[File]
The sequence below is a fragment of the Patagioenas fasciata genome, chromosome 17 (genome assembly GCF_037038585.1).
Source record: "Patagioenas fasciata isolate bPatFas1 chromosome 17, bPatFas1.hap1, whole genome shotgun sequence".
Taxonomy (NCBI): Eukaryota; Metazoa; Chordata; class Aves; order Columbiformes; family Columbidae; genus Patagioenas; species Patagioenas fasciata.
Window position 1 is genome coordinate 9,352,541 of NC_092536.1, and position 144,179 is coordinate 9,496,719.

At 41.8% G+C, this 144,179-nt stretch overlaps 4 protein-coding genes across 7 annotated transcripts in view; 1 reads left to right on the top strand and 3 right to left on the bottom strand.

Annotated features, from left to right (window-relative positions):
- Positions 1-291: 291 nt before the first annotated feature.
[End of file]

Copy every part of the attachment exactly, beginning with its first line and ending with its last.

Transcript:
The sequence below is a fragment of the Patagioenas fasciata genome, chromosome 17 (genome assembly GCF_037038585.1).
Source record: "Patagioenas fasciata isolate bPatFas1 chromosome 17, bPatFas1.hap1, whole genome shotgun sequence".
Taxonomy (NCBI): Eukaryota; Metazoa; Chordata; class Aves; order Columbiformes; family Columbidae; genus Patagioenas; species Patagioenas fasciata.
Window position 1 is genome coordinate 9,352,541 of NC_092536.1, and position 144,179 is coordinate 9,496,719.

At 41.8% G+C, this 144,179-nt stretch overlaps 4 protein-coding genes across 7 annotated transcripts in view; 1 reads left to right on the top strand and 3 right to left on the bottom strand.

Annotated features, from left to right (window-relative positions):
- Positions 1-291: 291 nt before the first annotated feature.